Unit 1: Introduction to Sustainability
Johari Window activity guide and handout
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Unit 1: Introduction to Sustainability
Johari Window activity guide and handout Estimated duration: 5 minutes Aim •
To introduce the Johari concept as a model for how we can learn
Outcome By the end of this session, students will be able to: • develop a concept of how we can see ourselves and others • learn about learning • develop an appreciation of the value of group learning to uncover what is unknown to ourselves but can be seen by others
Resources • •
Johari Window handout (optional) http://en.wikipedia.org/wiki/Johari_window for more information
Activity Description Discuss the concepts of the Johari Window with the students (see information in the handout below, and on the website if more information is required). You may like to provide a copy of the handout to students or just discuss the concepts.
Student Roles and Responsibilities Participate in agreed tasks Contribute to class discussions Seek teacher assistance and support when needed
Level of Teacher Support Facilitate discussion Organise materials and equipment Provide assistance when requested
Assessment To use this learning activity as an assessment task, collect evidence such as: Teacher checklist for class discussions
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Unit 1: Introduction to Sustainability Student Handout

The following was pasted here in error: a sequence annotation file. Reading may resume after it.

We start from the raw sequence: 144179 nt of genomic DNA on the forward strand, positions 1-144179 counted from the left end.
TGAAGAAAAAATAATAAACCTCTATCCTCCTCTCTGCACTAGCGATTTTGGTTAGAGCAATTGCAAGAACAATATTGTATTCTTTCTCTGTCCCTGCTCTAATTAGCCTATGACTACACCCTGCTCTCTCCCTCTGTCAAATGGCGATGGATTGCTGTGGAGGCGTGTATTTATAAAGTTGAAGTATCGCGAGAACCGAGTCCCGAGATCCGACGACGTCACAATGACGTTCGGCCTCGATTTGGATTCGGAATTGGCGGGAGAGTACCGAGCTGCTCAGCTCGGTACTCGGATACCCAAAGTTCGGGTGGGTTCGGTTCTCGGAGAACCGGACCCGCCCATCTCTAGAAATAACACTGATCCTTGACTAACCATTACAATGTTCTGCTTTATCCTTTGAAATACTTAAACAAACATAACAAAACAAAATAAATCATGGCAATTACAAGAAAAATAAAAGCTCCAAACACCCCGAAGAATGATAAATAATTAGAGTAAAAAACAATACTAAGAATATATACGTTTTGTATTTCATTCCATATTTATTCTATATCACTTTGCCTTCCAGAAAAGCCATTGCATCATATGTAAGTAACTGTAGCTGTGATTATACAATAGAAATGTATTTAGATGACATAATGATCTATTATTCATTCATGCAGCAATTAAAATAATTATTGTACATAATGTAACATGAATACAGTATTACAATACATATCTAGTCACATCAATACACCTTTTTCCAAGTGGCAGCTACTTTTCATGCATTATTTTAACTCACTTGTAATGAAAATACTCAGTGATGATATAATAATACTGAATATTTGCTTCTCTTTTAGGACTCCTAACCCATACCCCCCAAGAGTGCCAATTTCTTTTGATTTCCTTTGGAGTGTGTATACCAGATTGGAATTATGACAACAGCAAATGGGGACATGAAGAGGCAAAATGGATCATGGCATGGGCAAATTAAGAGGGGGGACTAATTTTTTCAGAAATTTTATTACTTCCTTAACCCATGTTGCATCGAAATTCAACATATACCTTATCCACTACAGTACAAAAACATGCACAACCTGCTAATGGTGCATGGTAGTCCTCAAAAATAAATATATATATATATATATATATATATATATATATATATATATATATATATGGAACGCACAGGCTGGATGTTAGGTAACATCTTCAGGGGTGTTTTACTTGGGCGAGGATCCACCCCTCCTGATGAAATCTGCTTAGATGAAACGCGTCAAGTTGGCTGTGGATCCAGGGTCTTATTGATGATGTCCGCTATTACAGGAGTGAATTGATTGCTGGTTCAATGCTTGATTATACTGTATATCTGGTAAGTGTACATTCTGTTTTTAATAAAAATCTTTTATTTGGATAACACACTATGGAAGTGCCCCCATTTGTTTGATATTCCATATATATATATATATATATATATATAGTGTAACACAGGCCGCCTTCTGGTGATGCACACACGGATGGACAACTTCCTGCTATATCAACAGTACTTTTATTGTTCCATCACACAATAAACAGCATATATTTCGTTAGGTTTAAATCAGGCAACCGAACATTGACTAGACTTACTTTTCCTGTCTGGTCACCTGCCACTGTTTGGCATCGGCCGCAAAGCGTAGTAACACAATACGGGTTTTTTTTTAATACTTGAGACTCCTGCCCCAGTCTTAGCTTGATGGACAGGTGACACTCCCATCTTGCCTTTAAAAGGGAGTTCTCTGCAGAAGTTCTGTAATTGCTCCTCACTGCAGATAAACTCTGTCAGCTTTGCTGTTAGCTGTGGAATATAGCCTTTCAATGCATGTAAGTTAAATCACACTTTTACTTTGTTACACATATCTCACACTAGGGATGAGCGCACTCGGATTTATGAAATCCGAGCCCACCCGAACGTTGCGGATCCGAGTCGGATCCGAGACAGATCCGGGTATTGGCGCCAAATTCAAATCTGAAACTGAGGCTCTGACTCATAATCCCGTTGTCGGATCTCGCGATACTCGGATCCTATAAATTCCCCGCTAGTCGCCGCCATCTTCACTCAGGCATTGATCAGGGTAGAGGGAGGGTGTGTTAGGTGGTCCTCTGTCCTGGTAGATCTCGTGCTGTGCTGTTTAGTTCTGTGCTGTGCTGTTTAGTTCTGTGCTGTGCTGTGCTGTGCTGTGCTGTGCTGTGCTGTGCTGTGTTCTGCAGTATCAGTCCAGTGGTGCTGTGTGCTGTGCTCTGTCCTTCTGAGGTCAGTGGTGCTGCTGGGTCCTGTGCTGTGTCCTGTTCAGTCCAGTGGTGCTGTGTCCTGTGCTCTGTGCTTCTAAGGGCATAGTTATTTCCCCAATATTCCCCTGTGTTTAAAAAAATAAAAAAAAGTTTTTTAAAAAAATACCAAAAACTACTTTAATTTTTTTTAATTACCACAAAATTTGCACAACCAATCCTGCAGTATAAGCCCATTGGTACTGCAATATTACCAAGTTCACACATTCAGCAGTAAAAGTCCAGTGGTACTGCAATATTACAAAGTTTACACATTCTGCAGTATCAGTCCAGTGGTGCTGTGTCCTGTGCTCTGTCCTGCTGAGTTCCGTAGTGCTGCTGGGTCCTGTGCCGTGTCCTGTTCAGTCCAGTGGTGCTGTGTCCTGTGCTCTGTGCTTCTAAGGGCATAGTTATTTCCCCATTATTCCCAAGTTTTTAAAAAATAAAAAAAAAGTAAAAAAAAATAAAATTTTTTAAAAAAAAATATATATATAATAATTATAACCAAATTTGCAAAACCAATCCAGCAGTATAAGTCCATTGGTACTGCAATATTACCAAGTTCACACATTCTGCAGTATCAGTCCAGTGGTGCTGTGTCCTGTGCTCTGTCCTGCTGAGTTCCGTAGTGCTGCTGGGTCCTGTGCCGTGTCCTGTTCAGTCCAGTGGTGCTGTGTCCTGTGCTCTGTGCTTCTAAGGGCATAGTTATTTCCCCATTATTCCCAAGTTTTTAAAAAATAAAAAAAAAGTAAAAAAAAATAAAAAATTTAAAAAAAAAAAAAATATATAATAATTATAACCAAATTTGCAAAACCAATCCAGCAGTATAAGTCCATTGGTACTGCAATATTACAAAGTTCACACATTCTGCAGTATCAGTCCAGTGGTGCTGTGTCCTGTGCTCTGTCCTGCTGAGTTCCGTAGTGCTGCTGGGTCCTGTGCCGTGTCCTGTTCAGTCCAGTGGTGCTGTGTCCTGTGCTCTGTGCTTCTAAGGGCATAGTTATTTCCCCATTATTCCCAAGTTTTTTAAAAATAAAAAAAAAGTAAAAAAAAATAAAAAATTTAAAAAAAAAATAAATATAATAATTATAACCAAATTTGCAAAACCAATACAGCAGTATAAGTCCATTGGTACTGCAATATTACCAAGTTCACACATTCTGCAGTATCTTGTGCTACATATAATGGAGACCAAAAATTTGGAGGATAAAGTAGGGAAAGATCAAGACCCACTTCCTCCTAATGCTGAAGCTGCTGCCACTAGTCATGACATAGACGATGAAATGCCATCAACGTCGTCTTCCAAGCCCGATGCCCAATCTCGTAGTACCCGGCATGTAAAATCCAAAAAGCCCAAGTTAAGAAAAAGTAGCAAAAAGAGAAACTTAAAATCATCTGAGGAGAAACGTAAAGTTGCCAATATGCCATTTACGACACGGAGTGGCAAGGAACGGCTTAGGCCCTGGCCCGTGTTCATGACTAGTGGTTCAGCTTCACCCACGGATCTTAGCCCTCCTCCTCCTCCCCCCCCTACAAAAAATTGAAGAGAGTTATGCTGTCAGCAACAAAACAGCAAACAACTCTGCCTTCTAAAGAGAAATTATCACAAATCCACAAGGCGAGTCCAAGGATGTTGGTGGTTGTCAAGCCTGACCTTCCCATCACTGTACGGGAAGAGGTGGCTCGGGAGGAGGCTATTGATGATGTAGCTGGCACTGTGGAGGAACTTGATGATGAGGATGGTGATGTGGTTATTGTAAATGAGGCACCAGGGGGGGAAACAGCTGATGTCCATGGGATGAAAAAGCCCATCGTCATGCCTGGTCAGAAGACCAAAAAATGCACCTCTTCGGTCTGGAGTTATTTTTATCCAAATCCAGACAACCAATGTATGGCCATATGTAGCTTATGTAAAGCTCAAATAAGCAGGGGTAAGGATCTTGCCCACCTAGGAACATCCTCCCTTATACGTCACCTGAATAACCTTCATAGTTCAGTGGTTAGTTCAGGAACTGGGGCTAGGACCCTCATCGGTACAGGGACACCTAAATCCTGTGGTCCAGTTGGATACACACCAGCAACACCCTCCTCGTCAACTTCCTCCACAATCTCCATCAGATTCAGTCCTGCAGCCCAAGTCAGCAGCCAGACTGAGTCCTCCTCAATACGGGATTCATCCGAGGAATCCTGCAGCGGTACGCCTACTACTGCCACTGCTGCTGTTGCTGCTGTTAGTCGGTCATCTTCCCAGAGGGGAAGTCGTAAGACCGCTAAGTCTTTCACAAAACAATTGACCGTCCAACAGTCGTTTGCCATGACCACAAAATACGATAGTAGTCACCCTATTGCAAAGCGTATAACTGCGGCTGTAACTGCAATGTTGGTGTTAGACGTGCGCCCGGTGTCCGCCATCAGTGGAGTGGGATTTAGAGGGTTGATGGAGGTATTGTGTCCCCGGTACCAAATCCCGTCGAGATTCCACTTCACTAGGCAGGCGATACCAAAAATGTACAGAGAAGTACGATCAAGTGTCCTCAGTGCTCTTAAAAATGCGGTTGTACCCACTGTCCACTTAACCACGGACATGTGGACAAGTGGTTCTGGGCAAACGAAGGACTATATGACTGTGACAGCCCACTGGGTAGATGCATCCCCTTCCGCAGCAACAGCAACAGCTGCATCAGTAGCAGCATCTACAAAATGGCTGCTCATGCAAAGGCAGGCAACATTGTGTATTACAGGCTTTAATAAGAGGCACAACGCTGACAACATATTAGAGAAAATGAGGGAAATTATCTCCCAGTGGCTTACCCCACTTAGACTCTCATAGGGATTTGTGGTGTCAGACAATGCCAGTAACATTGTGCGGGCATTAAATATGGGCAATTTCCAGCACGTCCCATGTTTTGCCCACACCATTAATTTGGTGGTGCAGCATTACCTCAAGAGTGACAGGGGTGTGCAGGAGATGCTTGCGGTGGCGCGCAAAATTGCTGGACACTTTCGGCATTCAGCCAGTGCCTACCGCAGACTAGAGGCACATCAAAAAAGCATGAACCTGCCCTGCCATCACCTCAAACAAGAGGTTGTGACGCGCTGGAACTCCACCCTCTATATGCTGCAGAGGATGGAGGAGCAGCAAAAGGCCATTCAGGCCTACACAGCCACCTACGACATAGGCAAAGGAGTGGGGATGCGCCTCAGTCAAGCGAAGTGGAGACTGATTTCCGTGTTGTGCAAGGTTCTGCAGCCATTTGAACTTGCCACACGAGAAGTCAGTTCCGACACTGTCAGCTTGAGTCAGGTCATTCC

The Johari Window Tho Johari window is a way of thinking about learning with others. According to this model, all knowledge falls into one of four categories. Open Area: Information is open and everyone knows it. In other words, this is knowledge that is known to you and known to others. For example, which school or institution you are studying at and what course you are doing. Blind Area: Knowledge that is known by others but not known by you. For example, it might be that others think you are really talented at something or have special personal qualities but you don’t realise it yet. Maybe no‐one has told you because it might cause embarrassment. Hidden Area: This area includes knowledge that is known by us and not by others. This area includes private information such as what we think and feel or the special interests, skills or hobbies we have that others don’t know about because they don’t know us very well. Unknown Area: An unknown area that is not known by us or others. An example from this area might be the skills we have not tried yet. You and those around you might not know how good you are at a sport until you try it. It could also be feelings or attitudes that you have but are not aware of at present. However the more we experiment and develop new skills, the more likely we will discover things. As people share more information with us about the way they think and feel about us, it helps to increase the area of knowledge that is open and free about ourselves. For example, if a teacher tells you that they think you have really great talents in an area when you didn’t realise it, you are reducing your blind area. On the other hand, if someone finally admits that they don’t like the way you eat with your mouth open, this will also increase your self‐awareness. It is always important to give people feedback in a respectful manner in order to be helpful and not to hurt their feelings unnecessarily. As we work in groups and get to know each other better, we develop a sense of trust and will feel more comfortable sharing more of our hidden selves with others. Disclosing more of this hidden area is a way to build trust and increase our feelings of intimacy or belonging in a group. When others know more about us and accept us, it also helps us to accept ourselves, which leads us to feel more comfortable and confident.
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